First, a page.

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The US Federal Reserve Is Almost “100% Certain” To Raise Rates: Here Is Warren Buffett’s Advice on How Investors Should React

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It seems like stock market participants are almost certain that the Federal Reserve, the US’s central bank, will raise interest rates there soon. According to Bloomberg’s World Interest Rate Probability (cited by this SGX report), investors are nearly at a 100% consensus for an interest rate hike in March.

For some brief history for context, the US Fed funds rate – the key interest rate that is controlled by the Federal Reserve – was kept at near-zero between 2008 and 2015. After that long wait, the first increase of 0.25% arrived on December 2015. This was followed by a similar increase in December 2016.

Since 2008, there have been plenty of discussions in the financial world regarding the matter of interest rate hikes from the Federal Reserve.

Poised for another hike

As stock markets are poised for another rate hike, investors may be wondering how they should be reacting to the Fed’s latest moves. For this, it’s worth looking back at what famed billionaire investor Warren Buffett said in 2015. When asked about interest rates, Buffett responded:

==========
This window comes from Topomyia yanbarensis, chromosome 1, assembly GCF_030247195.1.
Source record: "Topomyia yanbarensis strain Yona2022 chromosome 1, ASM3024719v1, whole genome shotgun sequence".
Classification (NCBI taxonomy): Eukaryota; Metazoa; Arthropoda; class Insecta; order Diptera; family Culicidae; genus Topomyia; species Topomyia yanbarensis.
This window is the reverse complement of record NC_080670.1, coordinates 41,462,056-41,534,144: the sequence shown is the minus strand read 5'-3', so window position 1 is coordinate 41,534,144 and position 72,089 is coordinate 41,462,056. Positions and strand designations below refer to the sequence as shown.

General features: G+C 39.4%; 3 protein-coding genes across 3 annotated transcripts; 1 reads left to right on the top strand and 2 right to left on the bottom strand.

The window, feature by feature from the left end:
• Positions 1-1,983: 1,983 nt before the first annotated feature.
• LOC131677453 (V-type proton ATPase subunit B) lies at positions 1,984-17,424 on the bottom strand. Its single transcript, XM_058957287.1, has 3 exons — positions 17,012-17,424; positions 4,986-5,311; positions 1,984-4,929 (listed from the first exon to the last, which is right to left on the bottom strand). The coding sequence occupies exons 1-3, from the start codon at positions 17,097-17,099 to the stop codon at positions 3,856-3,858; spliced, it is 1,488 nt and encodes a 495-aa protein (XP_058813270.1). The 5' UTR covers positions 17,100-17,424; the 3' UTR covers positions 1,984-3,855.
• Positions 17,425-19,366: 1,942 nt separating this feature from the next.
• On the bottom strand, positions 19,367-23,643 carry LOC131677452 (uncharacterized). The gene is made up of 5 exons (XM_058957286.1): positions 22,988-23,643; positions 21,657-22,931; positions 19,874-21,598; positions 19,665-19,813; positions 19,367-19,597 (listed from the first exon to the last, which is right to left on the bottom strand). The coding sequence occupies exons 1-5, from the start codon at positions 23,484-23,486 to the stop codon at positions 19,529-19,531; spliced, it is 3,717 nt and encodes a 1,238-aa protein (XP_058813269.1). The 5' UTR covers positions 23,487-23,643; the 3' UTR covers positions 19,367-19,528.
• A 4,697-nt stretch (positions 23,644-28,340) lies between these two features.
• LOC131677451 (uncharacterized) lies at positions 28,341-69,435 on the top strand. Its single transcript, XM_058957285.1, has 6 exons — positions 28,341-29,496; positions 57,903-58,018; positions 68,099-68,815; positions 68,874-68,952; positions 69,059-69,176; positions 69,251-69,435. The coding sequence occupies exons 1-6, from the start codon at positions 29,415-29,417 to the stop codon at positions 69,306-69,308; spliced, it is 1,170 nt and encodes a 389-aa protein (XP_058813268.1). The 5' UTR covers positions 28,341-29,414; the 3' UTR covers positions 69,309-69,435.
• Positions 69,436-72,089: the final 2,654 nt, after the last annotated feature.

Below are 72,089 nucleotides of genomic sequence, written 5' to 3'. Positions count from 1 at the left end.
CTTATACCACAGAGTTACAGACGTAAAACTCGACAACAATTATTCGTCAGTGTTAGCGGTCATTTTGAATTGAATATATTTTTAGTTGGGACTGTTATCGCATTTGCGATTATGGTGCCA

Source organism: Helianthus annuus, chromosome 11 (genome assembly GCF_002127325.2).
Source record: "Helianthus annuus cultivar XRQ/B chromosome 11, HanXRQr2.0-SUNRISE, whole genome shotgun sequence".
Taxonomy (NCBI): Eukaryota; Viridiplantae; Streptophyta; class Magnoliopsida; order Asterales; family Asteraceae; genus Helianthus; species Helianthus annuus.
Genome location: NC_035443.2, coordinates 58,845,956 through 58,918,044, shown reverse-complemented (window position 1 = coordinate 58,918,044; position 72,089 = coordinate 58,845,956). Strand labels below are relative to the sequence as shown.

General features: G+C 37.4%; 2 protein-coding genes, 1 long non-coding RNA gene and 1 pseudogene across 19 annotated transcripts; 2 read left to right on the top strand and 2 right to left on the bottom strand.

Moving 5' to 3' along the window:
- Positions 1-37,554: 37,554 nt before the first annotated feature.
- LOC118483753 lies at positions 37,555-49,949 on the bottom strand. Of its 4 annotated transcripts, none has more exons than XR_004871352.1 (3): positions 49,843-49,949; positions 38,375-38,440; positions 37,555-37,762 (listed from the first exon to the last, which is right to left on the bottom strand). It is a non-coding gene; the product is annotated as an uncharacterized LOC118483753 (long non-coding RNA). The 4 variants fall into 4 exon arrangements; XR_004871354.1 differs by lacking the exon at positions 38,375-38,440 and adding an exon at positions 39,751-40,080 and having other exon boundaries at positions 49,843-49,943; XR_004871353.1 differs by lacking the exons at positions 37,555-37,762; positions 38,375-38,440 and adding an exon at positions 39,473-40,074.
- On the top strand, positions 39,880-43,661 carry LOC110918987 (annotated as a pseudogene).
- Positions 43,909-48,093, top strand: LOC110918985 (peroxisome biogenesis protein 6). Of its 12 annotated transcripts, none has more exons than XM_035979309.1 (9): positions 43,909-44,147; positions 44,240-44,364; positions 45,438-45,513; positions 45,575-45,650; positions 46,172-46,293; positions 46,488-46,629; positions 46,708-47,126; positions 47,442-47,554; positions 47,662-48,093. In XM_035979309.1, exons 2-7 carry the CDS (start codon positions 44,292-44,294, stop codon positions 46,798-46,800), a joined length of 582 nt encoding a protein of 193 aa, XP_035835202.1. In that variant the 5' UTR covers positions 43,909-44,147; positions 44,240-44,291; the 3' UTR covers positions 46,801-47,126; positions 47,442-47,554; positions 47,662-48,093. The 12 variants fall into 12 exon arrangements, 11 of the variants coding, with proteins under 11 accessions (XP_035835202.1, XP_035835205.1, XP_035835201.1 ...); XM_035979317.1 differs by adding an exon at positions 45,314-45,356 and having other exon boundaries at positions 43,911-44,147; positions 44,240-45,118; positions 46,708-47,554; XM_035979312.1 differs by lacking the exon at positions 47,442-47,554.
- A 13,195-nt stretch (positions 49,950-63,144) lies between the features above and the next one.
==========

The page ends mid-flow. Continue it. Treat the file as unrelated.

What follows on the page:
“If (Federal Reserve Chair) Janet Yellen came up and whispered in my ear what she was going to do for the next two years, it wouldn’t make any difference what we do.”

So, Buffet was pretty clear on what he would do about changes in interest rates – he wouldn’t change a thing about the way he invests even if he knew exactly what the Federal Reserve would do. For Buffett, his eyes are focused on finding the right companies, with the right people, at a sensible price.

It is not to say that the movement of interest rates will have no impact on all companies.

For companies with a high debt load, higher interest rates may put more strain on their financials. However, if that is the concern, then perhaps a better approach would be to focus on companies with little or no debt. The key thing here is to focus on the underlying business, and not on what the Federal Reserve would do to interest rates.

If a company is not able to withstand a mere 0.25% interest rate hike, investors may want to think hard about whether that company is worth owning in the first place.

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The information provided is for general information purposes only and is not intended to be personalised investment or financial advice. Motley Fool Singapore contributor Chin Hui Leong doesn’t own shares in any companies mentioned.